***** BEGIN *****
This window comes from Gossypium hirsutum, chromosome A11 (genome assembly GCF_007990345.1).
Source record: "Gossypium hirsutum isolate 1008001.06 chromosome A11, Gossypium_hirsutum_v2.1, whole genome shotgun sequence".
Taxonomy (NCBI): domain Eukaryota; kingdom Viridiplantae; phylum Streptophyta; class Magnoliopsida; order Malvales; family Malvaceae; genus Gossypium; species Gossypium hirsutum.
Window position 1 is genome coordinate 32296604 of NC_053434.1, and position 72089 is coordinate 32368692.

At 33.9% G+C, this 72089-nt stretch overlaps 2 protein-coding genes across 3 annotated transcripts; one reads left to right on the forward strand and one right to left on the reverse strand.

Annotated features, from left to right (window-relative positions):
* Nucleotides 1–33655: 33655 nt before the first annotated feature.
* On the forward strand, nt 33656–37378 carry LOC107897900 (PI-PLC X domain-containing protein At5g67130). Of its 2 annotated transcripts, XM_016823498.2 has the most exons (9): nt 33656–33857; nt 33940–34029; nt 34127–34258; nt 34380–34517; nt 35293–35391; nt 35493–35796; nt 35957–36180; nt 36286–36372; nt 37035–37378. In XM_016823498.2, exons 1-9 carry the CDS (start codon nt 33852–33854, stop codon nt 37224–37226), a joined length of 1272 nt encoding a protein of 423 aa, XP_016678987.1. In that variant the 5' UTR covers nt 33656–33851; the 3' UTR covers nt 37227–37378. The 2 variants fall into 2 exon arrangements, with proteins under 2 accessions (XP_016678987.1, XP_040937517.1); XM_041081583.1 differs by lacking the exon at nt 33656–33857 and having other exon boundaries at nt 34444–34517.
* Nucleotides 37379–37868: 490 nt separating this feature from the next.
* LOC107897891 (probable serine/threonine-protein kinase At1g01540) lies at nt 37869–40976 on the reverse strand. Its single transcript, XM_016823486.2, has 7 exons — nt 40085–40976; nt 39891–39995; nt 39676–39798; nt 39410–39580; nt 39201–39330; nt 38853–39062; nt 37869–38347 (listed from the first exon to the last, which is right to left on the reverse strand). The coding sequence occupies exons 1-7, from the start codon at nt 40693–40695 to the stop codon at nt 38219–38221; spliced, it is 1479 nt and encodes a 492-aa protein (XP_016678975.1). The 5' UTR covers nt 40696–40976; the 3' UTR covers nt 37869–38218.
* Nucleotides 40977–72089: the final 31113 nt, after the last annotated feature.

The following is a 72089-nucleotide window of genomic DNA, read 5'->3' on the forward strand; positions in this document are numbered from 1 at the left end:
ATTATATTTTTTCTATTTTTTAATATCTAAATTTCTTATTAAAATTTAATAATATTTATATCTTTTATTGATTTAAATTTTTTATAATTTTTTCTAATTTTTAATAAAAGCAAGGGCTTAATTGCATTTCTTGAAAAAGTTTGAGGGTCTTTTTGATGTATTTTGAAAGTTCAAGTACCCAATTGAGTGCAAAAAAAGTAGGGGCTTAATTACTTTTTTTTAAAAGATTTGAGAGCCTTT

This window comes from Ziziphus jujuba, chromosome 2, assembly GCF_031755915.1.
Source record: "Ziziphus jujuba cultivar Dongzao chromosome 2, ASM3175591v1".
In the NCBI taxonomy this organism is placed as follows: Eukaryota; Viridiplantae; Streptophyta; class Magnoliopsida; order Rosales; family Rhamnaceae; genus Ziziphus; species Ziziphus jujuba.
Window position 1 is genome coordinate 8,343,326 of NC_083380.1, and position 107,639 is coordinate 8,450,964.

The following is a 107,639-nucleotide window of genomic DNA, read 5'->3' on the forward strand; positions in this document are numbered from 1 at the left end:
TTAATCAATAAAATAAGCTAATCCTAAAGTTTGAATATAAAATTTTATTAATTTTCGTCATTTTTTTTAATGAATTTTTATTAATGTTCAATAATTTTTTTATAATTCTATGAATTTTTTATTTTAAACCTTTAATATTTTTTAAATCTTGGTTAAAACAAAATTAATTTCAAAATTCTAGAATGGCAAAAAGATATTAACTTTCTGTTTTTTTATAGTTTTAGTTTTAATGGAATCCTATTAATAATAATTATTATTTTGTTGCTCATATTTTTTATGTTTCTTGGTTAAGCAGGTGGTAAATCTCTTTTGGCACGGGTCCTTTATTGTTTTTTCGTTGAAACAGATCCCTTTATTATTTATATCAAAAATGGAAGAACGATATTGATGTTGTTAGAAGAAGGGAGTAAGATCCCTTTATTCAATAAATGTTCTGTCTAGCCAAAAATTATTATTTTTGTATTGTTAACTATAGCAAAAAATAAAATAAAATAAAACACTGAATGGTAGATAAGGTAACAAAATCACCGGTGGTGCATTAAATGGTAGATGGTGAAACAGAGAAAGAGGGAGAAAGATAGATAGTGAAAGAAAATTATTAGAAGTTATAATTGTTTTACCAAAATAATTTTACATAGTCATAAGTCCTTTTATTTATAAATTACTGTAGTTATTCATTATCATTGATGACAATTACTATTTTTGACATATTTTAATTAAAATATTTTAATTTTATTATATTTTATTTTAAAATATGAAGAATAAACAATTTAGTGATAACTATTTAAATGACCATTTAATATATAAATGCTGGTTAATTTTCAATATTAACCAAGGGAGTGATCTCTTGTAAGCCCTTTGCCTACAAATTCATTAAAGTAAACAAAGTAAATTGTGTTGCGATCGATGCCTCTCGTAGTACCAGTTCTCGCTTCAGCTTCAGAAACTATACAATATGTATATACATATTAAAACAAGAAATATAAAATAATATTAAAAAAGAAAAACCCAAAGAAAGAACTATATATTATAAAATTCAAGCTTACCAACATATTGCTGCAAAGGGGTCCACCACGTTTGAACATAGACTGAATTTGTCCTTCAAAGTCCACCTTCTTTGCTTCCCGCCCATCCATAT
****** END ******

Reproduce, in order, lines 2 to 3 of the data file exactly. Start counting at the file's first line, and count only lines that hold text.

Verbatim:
Source record: "Gossypium hirsutum isolate 1008001.06 chromosome A11, Gossypium_hirsutum_v2.1, whole genome shotgun sequence".
Taxonomy (NCBI): domain Eukaryota; kingdom Viridiplantae; phylum Streptophyta; class Magnoliopsida; order Malvales; family Malvaceae; genus Gossypium; species Gossypium hirsutum.